We found that patients who underwent intracranial angioplasty and stenting for symptomatic intracranial stenosis of 50–99% had a significantly higher risk of the primary endpoint (any stroke or death within 30 days of stenting or ischemic stroke in the territory of the stented artery beyond 30 days) if they had a posterior circulation stenosis, were treated at low volume sites, were stented soon after a qualifying event, or had a stroke as the qualifying event rather than a TIA. As seen on the Kaplan-Meier curves, patients with any of these risk factors appeared to have an elevated risk of the primary endpoint beginning within the first week after intracranial stenting.
Several case series have previously reported clinical outcomes in patients who underwent intracranial angioplasty and stenting of the posterior circulation.6,13,15,18,19
In one early case series, any stroke or death within 30 days was reported in 4 of 11 patients treated with a coronary stent.6
A more recent and larger case series from China included 79 patients treated with a coronary or intracranial stent and reported a 30-day stroke or death rate of 4.6%.15
The Stenting of Symptomatic Atherosclerotic Lesions in the Vertebral or Intracranial Arteries study, a multicenter nonrandomized prospective study using the NEUROLINK system, reported a 30-day risk of stroke in 6.6% (4/61) of patients, including three ischemic strokes in the posterior circulation and one subarachnoid hemorrhage.20
Some authors have suggested that there may be an increased risk of perforator strokes associated with stenting of the basilar artery due to compression of plaque into perforator ostia.21
In our patient registry, we found that patients who underwent stenting of their basilar arteries had a trend toward higher rates of the primary endpoint than patients who underwent vertebral artery stenting, although this did not reach significance (basilar artery 30%, vertebral artery 14%; logrank p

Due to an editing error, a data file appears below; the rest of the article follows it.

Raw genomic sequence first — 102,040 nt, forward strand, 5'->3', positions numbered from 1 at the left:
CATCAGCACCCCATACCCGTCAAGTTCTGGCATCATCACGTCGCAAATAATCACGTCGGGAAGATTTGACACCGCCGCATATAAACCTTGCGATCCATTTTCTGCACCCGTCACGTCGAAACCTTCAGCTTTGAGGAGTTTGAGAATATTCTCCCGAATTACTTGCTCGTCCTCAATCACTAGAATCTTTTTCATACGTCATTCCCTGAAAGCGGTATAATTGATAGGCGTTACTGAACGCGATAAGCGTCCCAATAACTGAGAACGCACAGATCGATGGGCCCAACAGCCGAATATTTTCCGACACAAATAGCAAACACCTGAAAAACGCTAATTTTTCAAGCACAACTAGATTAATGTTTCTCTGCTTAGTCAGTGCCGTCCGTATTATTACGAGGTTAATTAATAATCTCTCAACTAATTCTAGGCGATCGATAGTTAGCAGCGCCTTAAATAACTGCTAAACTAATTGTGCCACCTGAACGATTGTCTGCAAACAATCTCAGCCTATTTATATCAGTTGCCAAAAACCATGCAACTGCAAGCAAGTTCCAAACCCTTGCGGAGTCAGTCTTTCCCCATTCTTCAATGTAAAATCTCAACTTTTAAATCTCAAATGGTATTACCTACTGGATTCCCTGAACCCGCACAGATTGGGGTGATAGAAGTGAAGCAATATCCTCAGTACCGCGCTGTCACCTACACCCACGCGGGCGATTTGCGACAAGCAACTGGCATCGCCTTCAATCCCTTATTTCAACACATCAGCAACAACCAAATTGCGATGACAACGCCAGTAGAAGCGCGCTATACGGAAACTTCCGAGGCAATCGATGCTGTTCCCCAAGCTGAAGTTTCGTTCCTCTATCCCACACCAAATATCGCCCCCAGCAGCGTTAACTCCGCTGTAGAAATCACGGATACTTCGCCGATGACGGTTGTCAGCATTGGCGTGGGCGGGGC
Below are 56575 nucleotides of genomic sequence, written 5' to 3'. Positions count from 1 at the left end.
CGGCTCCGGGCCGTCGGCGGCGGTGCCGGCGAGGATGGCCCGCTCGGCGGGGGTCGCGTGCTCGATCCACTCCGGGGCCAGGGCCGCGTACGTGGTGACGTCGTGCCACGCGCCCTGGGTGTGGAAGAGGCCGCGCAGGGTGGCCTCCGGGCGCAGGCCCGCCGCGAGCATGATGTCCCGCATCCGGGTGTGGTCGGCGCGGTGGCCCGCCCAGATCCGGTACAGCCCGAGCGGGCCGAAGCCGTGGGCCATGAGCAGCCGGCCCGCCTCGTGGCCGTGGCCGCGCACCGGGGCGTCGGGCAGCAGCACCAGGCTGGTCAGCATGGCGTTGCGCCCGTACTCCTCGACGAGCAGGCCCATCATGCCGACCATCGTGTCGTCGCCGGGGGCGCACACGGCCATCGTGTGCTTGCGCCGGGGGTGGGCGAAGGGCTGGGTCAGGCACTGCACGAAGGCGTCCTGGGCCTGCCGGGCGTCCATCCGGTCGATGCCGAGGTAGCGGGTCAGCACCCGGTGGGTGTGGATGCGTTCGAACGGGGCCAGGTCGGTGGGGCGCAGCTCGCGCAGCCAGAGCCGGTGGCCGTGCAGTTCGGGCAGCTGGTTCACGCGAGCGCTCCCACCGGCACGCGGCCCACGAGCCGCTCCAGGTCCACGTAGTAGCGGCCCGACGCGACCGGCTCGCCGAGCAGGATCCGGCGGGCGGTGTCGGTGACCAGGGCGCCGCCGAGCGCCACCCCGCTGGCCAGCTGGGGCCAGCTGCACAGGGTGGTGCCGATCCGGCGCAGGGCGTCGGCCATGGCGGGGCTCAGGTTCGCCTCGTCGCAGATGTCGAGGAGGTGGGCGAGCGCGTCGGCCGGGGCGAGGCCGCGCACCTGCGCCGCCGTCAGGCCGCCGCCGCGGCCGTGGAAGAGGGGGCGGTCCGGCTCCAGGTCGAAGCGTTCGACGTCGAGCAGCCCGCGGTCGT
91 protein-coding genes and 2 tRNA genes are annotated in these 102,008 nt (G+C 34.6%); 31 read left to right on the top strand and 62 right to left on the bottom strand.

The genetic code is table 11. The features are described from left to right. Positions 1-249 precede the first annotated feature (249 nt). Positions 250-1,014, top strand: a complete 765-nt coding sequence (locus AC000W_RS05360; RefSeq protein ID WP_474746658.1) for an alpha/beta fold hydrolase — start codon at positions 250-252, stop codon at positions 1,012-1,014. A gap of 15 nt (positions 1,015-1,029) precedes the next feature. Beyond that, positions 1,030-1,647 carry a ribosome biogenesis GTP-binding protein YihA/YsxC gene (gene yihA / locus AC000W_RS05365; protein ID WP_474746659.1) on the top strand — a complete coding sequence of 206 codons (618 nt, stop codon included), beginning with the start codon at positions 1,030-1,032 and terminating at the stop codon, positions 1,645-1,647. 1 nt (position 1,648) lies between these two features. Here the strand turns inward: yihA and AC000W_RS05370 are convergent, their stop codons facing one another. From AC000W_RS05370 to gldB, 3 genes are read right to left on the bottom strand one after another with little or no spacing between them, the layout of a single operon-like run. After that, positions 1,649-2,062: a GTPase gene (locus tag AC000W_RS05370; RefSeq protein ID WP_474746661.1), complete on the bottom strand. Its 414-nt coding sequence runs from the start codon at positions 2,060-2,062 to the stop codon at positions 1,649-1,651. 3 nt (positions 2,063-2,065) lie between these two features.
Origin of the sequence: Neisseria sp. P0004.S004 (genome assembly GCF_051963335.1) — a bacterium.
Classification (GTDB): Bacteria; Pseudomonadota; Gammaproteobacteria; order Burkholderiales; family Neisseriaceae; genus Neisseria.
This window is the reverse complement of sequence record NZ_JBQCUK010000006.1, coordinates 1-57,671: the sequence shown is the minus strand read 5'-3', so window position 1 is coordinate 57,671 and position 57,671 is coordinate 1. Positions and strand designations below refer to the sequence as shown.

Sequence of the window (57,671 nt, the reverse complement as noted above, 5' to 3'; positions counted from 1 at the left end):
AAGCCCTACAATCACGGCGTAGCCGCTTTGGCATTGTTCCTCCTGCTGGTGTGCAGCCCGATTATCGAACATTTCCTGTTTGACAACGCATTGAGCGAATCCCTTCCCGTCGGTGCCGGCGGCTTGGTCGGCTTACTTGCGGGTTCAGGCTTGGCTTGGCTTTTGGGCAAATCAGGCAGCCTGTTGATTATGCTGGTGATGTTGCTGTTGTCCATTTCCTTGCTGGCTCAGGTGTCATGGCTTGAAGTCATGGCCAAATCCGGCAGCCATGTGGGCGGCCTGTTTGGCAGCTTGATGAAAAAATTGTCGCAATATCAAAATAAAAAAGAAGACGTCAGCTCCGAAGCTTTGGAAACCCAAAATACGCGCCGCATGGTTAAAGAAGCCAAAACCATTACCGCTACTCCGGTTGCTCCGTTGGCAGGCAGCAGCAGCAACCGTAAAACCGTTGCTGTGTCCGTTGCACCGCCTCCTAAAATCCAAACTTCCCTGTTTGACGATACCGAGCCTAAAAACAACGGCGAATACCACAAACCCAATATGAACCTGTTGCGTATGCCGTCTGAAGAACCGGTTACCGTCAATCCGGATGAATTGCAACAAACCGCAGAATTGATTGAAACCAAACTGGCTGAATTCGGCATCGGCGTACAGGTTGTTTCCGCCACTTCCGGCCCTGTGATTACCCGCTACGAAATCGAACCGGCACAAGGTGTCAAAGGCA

Patients treated at low enrollment sites also had significantly higher rates of the primary endpoint than patients treated at high enrollment sites, with the majority (51%) of events at low enrollment sites occurring within 24 hours of the procedure. Mean pre-stenting percent stenosis was higher at low volume sites compared with high volume sites, suggesting that the patients at low volume sites may have been at a higher risk. It is important to note, however, that the number of patients with pre-stenting stenosis of ≥70% was similar between the two groups. Other potential differences in baseline features of patients at low vs high enrolling sites that were not measured in this study could have contributed to the differences in outcomes of these two groups.
Differences in periprocedural adverse events between low and high enrollment sites in our study may represent differences in the procedural experience of interventionalists at the various sites before enrollment in the registry. Interventionalists at high enrollment sites likely performed more intracranial angioplasty and stenting procedures before enrollment in the registry than interventionalists at low enrollment sites. A similar procedural learning curve has previously been demonstrated to influence clinical outcomes in carotid endarterectomy22–24